6 tips to improve home acoustics
Iris Price | Improvement Center Columnist | March 31, 2014
Aging sometimes brings some hearing loss with it, but don't be too quick to assume you need a hearing aid if you never seem to hear your spouse asking you to take out the trash. It could be a matter of selective hearing, maybe, but poor home acoustics could just as easily be the culprit.
In our quest to keep up with the latest trends and please potential home buyers, we demand our designers blatantly ignore the cardinal rule that dictates "form follows function." Many popular designs don't function well at all. Case in point: we've designed good acoustics out of our homes.
Why today's homes are noisy
You may be able to wall yourself off from outdoor noise with more insulation or double- and triple-glazed replacement windows, but what can you do about the noise you generate inside your home? According to Mike Hetherman, a partner in Willis, a North American supplier of building materials, we have created an indoor home environment where sound and light reflects off our shiny, hard interior surfaces -- like granite countertops and hardwood floors -- and bounces around, making it difficult for us to hear and see indoors regardless of age. Put simply, Hetherman says, "We've hardened our homes," and he's passionate about helping designers solve the dilemma they've created.
Hetherman is a designer by trade, and good functional design is his passion. He says, "You can always make it look good, but many designs just don't function well."
What are we doing wrong?
- Installing stone countertops
- Raising ceilings two or more stories
- Hanging large framed art behind glass
- Tearing down walls to create vast, open floor plans
- Replacing carpet with tile, stone, hardwood, and laminates
- Ripping out drapes and sheers in favor of wooden blinds and shutters
Touring the country speaking to designers and manufacturers, Hetherman began to recognize that design issues were contributing to a "confused consumer." He formed Club Mike to share information and to research with other designers what this confused consumer -- "Alison," as he's named her -- wants.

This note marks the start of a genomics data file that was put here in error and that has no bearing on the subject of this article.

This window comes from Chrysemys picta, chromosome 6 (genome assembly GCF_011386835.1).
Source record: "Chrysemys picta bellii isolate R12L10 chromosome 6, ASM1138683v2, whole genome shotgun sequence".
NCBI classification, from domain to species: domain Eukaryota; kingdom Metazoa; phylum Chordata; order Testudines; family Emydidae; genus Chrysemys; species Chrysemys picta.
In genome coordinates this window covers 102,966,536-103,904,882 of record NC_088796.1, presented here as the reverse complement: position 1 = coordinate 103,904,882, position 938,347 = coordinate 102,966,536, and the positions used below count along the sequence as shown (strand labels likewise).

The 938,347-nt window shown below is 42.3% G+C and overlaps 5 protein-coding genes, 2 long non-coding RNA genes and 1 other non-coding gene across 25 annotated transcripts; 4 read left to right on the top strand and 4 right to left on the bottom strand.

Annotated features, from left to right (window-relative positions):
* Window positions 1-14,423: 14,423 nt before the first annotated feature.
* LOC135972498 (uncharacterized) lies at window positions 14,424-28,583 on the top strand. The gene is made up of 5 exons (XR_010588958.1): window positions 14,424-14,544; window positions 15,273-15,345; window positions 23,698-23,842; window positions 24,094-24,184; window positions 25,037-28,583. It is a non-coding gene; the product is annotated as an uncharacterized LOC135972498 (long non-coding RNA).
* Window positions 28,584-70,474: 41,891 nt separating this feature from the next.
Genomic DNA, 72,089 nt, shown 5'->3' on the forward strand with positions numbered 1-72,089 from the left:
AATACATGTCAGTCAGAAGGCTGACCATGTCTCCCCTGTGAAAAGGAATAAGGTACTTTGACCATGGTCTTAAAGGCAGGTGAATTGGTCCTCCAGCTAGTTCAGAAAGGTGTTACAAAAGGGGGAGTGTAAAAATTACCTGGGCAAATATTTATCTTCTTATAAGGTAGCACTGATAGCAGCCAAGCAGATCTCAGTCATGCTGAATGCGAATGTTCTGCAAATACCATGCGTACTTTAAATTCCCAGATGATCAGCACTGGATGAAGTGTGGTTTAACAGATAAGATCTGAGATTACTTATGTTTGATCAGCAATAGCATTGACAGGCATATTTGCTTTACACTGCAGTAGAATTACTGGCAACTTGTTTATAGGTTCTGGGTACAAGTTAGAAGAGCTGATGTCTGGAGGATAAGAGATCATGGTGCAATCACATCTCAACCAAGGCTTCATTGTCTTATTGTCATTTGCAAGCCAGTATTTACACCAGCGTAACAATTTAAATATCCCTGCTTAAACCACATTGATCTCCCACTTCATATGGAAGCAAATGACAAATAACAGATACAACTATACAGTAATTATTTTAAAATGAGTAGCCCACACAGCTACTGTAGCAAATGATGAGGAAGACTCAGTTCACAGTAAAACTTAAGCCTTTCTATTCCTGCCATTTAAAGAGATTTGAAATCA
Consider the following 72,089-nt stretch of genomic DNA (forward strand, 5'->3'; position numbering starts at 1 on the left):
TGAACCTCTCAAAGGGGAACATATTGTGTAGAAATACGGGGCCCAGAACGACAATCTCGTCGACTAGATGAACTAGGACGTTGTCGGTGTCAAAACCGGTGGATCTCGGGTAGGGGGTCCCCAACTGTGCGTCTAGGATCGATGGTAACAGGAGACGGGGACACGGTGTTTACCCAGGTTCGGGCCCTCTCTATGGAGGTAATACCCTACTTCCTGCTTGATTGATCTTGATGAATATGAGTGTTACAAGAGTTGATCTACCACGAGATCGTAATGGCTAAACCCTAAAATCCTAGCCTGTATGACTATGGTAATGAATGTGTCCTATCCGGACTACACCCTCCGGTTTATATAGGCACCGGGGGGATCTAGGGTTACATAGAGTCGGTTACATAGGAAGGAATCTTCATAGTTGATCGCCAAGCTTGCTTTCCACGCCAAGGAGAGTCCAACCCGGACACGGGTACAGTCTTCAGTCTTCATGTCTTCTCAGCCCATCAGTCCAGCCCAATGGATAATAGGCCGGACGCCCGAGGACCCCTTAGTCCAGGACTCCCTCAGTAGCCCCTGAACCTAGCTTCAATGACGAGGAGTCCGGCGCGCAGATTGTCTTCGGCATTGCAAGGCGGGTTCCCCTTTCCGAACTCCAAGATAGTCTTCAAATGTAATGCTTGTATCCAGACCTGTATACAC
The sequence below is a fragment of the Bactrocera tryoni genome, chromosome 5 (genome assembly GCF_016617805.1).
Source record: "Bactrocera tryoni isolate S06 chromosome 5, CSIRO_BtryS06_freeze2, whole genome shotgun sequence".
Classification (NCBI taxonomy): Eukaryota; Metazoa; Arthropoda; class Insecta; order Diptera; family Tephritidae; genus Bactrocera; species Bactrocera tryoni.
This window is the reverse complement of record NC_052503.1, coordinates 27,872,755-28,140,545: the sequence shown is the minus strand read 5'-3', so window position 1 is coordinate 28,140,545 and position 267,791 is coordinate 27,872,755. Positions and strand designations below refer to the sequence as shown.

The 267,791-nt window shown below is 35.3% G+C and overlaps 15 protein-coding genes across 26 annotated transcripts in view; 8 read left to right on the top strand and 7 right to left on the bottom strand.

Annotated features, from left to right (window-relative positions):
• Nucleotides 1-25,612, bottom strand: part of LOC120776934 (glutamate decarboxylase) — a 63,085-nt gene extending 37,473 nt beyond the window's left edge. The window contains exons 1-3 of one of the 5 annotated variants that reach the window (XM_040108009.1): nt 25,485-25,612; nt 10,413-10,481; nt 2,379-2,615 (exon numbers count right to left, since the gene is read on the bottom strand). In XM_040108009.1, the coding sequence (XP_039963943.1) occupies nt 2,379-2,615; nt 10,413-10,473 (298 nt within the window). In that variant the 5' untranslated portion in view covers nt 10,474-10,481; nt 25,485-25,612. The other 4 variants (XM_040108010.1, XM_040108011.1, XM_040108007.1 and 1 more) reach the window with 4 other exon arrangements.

To Hetherman and his group, Alison is real. He even has a picture of her -- purchased from Google images -- hanging in his corporate offices. Hetherman wants to provide Alison with products and design improvements that meet her needs. He and Club Mike have spent the past year studying her, and they've learned that one important thing she wants is to dial down the noise in her home.
At the 2014 NAHB International Builders' Show, Hetherman presented Club Mike's findings -- improving home acoustics -- as one of the hottest design trends for 2014. His mission -- to "help the trade get ready for the shift," he says.
Fortunately, according to Hetherman, you don't have to give up the look you love and that you've already spent so much time, money, and effort creating. There are plenty of simple solutions for these design issues:
- Countertops. Choices abound when it comes to kitchen counters. A matte finish material such as Corian® has excellent acoustic qualities -- so much so that it's even been used to make speaker cabinets, according to Hetherman. If you're going for budget-conscious materials, laminate also works well for noise reduction.
- High ceilings. Hetherman has seen a large piece of sailcloth draped just below a 20-foot-high ceiling to help diffuse sound effectively.
- Wall art. Cloth-wrapped picture frames and large canvasses without glass -- even inexpensive gicleé art from your favorite home decorating or discount store -- absorb rather than bounce sound. It's a trick that's used with great success in noisy restaurants.
- Open floor plans. Larger area rugs soak up more noise. Hetherman recommends choosing rugs that extend at least another foot wider on every side than what you'd normally choose to put under a piece of furniture.
- Flooring. If you are willing to try something trendier than wood, cork is unbeatable for its noise-dampening properties.
- Window treatments. Silhouette® Window Shadings by Hunter Douglas line of window coverings have the look of wood blinds when they are closed, but they are suspended between sheer fabric that cushions sound.
Hetherman also suggests that if you're a noise-conscious consumer, choose quieter dishwashers and garbage disposals. Let manufacturers know what you want. Most of the time they will only improve their products when competing manufacturers force them to innovate -- or former customers such as yourself jump ship to follow newer, more consumer-friendly trends.